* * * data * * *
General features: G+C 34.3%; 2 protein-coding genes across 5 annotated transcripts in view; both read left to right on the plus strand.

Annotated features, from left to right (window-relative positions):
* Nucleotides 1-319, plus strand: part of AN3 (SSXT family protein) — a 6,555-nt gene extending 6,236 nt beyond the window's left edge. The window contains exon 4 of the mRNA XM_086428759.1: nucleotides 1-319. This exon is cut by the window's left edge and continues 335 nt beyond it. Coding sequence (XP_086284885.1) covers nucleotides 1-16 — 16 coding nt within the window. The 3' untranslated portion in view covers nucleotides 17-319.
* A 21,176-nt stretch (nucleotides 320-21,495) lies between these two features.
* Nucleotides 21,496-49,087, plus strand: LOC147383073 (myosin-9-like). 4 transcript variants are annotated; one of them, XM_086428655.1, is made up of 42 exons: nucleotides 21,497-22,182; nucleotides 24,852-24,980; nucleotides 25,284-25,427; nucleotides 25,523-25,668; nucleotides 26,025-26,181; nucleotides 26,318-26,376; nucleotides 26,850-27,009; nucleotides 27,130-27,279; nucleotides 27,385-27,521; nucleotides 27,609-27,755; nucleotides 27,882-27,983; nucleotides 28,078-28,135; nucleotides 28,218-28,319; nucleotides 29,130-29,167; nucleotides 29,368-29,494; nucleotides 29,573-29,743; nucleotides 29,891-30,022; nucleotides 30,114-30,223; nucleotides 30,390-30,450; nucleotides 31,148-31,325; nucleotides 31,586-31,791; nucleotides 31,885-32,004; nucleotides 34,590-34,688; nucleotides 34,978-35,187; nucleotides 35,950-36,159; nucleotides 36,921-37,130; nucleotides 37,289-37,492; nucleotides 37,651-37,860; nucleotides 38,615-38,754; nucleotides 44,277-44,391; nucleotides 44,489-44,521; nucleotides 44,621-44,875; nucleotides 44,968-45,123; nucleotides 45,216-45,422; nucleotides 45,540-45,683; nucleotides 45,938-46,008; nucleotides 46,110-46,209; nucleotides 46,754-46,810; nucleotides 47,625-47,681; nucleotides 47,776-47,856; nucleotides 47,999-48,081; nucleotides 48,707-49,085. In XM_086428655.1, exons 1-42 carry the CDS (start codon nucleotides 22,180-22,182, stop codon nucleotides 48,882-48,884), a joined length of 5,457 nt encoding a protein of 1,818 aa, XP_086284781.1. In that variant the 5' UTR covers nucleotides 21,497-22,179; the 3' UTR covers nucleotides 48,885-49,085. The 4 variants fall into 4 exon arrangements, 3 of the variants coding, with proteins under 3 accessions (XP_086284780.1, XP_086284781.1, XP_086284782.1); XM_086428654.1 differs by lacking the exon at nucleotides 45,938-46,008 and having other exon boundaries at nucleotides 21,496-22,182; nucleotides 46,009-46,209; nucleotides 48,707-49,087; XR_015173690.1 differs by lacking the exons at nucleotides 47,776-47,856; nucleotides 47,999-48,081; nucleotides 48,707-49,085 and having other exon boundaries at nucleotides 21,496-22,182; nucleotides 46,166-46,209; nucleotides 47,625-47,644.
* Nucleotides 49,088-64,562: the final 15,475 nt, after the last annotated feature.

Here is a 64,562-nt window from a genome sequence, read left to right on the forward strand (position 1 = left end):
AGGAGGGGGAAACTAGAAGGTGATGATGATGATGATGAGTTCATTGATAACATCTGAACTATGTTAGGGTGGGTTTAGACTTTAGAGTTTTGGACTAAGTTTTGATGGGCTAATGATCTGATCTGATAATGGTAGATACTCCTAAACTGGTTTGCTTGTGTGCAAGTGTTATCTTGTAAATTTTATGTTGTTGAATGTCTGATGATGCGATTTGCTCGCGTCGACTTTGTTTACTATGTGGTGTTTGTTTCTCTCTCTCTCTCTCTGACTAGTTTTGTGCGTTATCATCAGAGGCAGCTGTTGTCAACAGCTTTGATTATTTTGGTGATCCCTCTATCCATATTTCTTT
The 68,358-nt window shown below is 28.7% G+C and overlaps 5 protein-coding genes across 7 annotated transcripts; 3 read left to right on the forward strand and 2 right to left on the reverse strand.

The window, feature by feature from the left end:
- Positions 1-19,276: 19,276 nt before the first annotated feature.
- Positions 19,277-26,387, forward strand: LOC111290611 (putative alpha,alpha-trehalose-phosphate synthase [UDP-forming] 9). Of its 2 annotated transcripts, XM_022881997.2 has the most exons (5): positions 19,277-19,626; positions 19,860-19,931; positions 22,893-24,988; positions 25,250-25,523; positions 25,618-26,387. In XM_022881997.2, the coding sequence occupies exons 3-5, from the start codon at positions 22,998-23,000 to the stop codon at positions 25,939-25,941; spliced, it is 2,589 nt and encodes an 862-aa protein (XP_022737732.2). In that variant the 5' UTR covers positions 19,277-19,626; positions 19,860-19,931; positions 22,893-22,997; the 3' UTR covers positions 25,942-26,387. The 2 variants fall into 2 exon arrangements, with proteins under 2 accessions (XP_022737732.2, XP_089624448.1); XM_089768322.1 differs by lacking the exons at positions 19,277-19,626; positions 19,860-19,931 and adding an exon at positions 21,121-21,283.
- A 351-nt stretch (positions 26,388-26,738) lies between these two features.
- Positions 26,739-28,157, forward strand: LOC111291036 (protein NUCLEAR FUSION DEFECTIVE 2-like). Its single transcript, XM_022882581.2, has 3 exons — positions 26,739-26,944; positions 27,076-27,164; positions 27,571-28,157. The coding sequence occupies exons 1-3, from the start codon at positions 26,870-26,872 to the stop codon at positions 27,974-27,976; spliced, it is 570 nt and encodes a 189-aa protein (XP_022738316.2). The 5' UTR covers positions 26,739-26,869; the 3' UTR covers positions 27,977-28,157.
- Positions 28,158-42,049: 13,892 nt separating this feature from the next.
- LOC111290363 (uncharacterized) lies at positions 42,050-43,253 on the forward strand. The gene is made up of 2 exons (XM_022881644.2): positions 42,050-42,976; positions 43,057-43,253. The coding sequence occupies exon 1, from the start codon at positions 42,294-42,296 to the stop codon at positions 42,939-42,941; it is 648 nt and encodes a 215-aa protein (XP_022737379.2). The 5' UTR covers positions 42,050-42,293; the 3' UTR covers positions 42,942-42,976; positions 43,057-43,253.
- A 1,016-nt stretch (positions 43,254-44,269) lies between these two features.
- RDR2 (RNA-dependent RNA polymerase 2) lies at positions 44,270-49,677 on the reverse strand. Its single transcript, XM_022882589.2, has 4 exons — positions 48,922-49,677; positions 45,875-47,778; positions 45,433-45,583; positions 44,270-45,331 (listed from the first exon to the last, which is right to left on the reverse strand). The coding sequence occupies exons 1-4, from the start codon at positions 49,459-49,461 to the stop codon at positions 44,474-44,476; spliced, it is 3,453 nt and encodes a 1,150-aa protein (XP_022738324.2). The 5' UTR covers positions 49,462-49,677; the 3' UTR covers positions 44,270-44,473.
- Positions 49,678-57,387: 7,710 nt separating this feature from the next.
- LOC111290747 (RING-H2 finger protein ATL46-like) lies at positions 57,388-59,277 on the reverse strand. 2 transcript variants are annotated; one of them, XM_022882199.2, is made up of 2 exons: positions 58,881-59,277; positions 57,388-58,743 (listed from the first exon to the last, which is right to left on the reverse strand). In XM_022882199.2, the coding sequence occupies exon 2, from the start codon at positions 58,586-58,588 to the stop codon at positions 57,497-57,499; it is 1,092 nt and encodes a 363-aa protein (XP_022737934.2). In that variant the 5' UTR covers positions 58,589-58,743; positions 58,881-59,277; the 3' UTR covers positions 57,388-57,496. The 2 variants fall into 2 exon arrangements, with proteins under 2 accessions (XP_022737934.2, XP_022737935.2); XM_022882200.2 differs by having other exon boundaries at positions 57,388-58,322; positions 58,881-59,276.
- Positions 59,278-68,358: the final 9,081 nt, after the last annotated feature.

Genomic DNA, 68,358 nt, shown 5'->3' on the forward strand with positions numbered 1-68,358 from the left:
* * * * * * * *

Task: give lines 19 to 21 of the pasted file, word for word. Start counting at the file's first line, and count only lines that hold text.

- Positions 49,678-57,387: 7,710 nt separating this feature from the next.
- LOC111290747 (RING-H2 finger protein ATL46-like) lies at positions 57,388-59,277 on the reverse strand. 2 transcript variants are annotated; one of them, XM_022882199.2, is made up of 2 exons: positions 58,881-59,277; positions 57,388-58,743 (listed from the first exon to the last, which is right to left on the reverse strand). In XM_022882199.2, the coding sequence occupies exon 2, from the start codon at positions 58,586-58,588 to the stop codon at positions 57,497-57,499; it is 1,092 nt and encodes a 363-aa protein (XP_022737934.2). In that variant the 5' UTR covers positions 58,589-58,743; positions 58,881-59,277; the 3' UTR covers positions 57,388-57,496. The 2 variants fall into 2 exon arrangements, with proteins under 2 accessions (XP_022737934.2, XP_022737935.2); XM_022882200.2 differs by having other exon boundaries at positions 57,388-58,322; positions 58,881-59,276.
- Positions 59,278-68,358: the final 9,081 nt, after the last annotated feature.